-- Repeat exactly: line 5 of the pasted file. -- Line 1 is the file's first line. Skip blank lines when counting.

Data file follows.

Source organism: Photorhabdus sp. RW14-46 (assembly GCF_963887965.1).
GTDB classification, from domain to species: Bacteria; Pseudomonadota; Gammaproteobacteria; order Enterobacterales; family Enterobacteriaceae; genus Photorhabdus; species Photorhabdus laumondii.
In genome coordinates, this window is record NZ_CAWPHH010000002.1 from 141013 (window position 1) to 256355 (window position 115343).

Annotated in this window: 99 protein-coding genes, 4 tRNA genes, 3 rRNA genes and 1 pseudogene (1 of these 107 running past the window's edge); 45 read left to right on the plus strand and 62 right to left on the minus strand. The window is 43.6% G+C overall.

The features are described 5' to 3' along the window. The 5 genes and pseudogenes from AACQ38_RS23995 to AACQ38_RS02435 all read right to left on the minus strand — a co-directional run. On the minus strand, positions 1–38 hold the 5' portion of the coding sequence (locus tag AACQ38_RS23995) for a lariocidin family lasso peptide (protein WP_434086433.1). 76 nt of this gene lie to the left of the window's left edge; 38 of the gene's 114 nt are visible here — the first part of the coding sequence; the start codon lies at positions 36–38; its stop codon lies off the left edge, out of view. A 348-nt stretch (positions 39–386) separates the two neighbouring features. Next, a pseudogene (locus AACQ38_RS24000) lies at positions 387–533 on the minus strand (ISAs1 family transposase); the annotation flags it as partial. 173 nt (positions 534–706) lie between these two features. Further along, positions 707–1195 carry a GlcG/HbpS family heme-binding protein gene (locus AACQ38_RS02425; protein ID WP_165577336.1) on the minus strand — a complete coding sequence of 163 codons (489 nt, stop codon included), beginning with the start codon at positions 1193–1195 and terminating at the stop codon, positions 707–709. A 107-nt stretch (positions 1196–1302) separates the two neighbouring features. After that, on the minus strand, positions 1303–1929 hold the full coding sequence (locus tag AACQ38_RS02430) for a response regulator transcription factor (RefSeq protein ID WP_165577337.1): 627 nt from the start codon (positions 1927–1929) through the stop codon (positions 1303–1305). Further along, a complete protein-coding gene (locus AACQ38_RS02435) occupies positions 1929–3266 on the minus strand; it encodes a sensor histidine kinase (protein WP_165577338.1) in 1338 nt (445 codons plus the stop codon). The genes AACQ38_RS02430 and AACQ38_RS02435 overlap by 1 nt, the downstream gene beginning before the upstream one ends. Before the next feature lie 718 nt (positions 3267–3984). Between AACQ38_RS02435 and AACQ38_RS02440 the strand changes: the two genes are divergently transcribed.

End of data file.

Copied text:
The features are described 5' to 3' along the window. The 5 genes and pseudogenes from AACQ38_RS23995 to AACQ38_RS02435 all read right to left on the minus strand — a co-directional run. On the minus strand, positions 1–38 hold the 5' portion of the coding sequence (locus tag AACQ38_RS23995) for a lariocidin family lasso peptide (protein WP_434086433.1). 76 nt of this gene lie to the left of the window's left edge; 38 of the gene's 114 nt are visible here — the first part of the coding sequence; the start codon lies at positions 36–38; its stop codon lies off the left edge, out of view. A 348-nt stretch (positions 39–386) separates the two neighbouring features. Next, a pseudogene (locus AACQ38_RS24000) lies at positions 387–533 on the minus strand (ISAs1 family transposase); the annotation flags it as partial. 173 nt (positions 534–706) lie between these two features. Further along, positions 707–1195 carry a GlcG/HbpS family heme-binding protein gene (locus AACQ38_RS02425; protein ID WP_165577336.1) on the minus strand — a complete coding sequence of 163 codons (489 nt, stop codon included), beginning with the start codon at positions 1193–1195 and terminating at the stop codon, positions 707–709. A 107-nt stretch (positions 1196–1302) separates the two neighbouring features. After that, on the minus strand, positions 1303–1929 hold the full coding sequence (locus tag AACQ38_RS02430) for a response regulator transcription factor (RefSeq protein ID WP_165577337.1): 627 nt from the start codon (positions 1927–1929) through the stop codon (positions 1303–1305). Further along, a complete protein-coding gene (locus AACQ38_RS02435) occupies positions 1929–3266 on the minus strand; it encodes a sensor histidine kinase (protein WP_165577338.1) in 1338 nt (445 codons plus the stop codon). The genes AACQ38_RS02430 and AACQ38_RS02435 overlap by 1 nt, the downstream gene beginning before the upstream one ends. Before the next feature lie 718 nt (positions 3267–3984). Between AACQ38_RS02435 and AACQ38_RS02440 the strand changes: the two genes are divergently transcribed.